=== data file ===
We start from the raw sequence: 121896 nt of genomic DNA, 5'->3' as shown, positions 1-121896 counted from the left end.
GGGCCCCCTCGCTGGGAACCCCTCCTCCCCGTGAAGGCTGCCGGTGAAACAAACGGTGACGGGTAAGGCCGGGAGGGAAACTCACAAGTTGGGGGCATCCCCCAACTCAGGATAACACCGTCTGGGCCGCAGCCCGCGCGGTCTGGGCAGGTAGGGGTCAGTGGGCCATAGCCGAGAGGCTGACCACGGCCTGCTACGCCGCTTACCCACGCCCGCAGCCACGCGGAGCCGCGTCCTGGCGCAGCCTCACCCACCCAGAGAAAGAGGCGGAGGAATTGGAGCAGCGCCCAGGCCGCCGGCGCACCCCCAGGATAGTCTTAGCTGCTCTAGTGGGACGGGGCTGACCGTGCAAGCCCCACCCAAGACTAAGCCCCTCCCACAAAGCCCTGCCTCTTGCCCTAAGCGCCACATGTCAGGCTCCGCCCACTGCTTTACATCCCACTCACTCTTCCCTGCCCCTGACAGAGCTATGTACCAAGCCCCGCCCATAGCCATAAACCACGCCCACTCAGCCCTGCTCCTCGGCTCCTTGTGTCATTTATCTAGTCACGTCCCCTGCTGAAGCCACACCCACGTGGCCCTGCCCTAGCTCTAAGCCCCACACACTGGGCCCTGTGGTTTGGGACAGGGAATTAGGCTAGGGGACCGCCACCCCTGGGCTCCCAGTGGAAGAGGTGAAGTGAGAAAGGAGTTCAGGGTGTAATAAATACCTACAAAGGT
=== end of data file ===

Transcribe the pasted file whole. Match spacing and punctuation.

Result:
We start from the raw sequence: 121896 nt of genomic DNA, 5'->3' as shown, positions 1-121896 counted from the left end.
GGGCCCCCTCGCTGGGAACCCCTCCTCCCCGTGAAGGCTGCCGGTGAAACAAACGGTGACGGGTAAGGCCGGGAGGGAAACTCACAAGTTGGGGGCATCCCCCAACTCAGGATAACACCGTCTGGGCCGCAGCCCGCGCGGTCTGGGCAGGTAGGGGTCAGTGGGCCATAGCCGAGAGGCTGACCACGGCCTGCTACGCCGCTTACCCACGCCCGCAGCCACGCGGAGCCGCGTCCTGGCGCAGCCTCACCCACCCAGAGAAAGAGGCGGAGGAATTGGAGCAGCGCCCAGGCCGCCGGCGCACCCCCAGGATAGTCTTAGCTGCTCTAGTGGGACGGGGCTGACCGTGCAAGCCCCACCCAAGACTAAGCCCCTCCCACAAAGCCCTGCCTCTTGCCCTAAGCGCCACATGTCAGGCTCCGCCCACTGCTTTACATCCCACTCACTCTTCCCTGCCCCTGACAGAGCTATGTACCAAGCCCCGCCCATAGCCATAAACCACGCCCACTCAGCCCTGCTCCTCGGCTCCTTGTGTCATTTATCTAGTCACGTCCCCTGCTGAAGCCACACCCACGTGGCCCTGCCCTAGCTCTAAGCCCCACACACTGGGCCCTGTGGTTTGGGACAGGGAATTAGGCTAGGGGACCGCCACCCCTGGGCTCCCAGTGGAAGAGGTGAAGTGAGAAAGGAGTTCAGGGTGTAATAAATACCTACAAAGGT